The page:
Wednesday, November 22, 2006


I've been meaning to look into the political scientist John Mueller's new book, Overblown: How Politicians and the Terrorism Industry Inflate National Security Threats, and Why We Believe Them. Now David A. Bell, writing at The New Republic's Open University blog, has called attention to the book:
It's a pity that John Mueller's book Overblown isn't getting more attention. Its provocative--and certainly debatable--thesis is very simple: The threat to the United States from Islamic terrorism has been exaggerated, and may be close to non-existent. There is little evidence that Islamic terrorists have the capacity (as opposed to the desire) to carry out further attacks on the scale of 9/11 on U.S. soil, let alone anything more destructive. Anxieties about chemical, biological, and radiological weapons are particularly unjustified. There is little evidence that terrorists have access to such weapons, and in any case, they almost certainly could not use them in such a way as to kill large numbers of Americans. Nuclear weapons pose a much greater threat, but the difficulties involved in procuring and delivering them are far greater than most observers recognize. Many of Mueller's arguments have been made before, notably by Gregg Easterbrook in TNR, but Mueller puts them together into a cogent, polemical package. He quotes endless "expert" predictions that terrorists would "definitely" strike the U.S. again in 2002, 2003, 2004 and 2005. He reminds us that even in the worst possible case--which is itself almost entirely unlikely--the terrorists do not pose anything like a threat to the existence of the United States, in the way the Soviet Union once did. And he concludes that our overreaction to 9/11 has done the U.S. far more harm than the terrorists themselves.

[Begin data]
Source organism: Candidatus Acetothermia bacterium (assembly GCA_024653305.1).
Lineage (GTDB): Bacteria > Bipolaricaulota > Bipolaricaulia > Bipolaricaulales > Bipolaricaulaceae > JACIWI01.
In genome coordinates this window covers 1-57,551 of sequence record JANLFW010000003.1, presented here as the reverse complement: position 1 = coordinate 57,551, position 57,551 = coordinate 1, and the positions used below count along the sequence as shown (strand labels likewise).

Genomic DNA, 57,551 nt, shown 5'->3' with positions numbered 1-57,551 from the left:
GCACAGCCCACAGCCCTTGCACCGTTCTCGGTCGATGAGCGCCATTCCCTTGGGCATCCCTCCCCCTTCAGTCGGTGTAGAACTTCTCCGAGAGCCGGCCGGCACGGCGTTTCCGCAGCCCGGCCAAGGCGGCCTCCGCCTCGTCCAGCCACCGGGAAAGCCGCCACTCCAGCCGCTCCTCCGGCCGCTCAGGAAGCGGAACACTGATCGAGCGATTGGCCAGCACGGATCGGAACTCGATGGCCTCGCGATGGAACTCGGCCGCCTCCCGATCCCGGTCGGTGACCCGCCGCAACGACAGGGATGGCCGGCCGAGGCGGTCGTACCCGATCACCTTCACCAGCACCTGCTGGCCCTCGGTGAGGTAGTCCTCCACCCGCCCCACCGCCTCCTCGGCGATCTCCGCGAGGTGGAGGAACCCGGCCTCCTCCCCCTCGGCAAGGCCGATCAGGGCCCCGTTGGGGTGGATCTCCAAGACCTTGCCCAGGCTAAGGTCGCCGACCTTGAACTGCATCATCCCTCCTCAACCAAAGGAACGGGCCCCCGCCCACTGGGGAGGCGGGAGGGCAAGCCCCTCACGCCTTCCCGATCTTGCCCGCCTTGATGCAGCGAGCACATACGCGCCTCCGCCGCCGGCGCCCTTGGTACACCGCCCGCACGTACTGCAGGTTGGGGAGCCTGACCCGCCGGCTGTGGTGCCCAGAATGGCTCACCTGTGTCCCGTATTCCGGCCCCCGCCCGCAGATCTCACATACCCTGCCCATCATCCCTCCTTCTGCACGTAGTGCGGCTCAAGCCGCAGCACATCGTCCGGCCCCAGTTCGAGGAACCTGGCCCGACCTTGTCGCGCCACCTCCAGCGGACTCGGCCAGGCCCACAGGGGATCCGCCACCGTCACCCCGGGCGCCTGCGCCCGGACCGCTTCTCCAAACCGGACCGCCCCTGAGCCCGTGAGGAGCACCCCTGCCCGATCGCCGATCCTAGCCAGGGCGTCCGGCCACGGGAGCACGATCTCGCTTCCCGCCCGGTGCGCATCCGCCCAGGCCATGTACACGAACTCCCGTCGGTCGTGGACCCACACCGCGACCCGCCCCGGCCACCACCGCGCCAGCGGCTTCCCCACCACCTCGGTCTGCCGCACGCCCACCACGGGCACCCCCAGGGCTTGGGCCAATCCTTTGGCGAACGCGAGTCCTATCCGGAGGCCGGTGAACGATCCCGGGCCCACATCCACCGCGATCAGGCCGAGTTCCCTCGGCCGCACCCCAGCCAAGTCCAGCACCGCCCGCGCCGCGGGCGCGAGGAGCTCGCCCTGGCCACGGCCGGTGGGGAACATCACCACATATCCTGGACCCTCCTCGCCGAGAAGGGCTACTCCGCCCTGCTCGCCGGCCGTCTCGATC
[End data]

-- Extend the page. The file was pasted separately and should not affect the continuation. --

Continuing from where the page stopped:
Click here to read the rest of David A. Bell's take on Overblown.

--Marshal Zeringue